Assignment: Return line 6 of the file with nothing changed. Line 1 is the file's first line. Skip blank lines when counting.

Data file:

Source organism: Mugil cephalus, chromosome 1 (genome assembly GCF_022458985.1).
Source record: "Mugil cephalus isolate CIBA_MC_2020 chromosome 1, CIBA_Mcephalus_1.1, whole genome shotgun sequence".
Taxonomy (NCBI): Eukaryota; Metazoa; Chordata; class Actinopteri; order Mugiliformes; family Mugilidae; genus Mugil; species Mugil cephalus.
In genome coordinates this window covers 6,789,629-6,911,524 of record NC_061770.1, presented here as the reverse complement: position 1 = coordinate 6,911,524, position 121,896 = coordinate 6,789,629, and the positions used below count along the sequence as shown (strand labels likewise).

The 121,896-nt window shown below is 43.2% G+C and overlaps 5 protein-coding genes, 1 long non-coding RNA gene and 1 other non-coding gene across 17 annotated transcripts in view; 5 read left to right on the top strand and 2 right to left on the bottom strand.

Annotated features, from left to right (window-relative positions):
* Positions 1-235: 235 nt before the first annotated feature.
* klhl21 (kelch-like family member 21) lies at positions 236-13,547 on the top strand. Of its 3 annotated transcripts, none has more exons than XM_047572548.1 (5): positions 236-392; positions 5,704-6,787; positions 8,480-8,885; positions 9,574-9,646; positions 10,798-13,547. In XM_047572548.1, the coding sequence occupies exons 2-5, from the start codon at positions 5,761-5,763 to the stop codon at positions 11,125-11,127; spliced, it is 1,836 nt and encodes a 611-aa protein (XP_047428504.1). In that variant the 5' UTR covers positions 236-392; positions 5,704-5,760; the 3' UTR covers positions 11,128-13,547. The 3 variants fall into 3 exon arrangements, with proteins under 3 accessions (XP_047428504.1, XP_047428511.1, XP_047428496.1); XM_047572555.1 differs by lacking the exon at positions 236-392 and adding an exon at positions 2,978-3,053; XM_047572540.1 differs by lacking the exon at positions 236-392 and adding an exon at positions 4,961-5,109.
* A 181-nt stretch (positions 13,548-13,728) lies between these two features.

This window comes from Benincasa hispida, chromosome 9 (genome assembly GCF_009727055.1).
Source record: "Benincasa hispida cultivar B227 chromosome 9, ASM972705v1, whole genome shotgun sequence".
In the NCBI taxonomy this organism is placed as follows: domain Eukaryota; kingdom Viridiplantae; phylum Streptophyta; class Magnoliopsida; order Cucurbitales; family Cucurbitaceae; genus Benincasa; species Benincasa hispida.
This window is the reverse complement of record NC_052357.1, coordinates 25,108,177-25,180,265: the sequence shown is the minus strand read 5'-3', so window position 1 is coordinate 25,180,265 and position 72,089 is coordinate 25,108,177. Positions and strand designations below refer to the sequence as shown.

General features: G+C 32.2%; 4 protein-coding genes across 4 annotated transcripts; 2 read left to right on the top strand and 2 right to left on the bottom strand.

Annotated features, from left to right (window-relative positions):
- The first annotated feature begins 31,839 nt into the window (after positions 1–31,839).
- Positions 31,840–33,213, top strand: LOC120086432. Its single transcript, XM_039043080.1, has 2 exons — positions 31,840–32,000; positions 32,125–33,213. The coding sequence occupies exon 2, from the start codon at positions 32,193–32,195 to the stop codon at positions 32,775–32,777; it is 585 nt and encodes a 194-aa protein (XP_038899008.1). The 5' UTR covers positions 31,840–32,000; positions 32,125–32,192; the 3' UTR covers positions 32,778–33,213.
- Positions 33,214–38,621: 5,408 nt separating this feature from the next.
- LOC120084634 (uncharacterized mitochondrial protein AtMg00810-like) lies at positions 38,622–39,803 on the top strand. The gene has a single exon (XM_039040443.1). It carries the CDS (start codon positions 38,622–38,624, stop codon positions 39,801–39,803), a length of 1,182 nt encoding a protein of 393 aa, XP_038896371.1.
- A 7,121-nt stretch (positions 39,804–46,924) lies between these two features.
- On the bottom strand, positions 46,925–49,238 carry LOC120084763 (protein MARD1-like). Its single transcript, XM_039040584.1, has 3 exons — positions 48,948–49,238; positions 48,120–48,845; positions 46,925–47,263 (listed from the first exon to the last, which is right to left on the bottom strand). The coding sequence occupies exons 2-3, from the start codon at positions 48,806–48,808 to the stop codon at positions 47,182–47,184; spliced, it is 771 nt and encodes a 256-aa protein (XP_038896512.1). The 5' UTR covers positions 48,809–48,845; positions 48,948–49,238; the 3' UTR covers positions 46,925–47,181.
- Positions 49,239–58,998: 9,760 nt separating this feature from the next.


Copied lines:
Annotated features, from left to right (window-relative positions):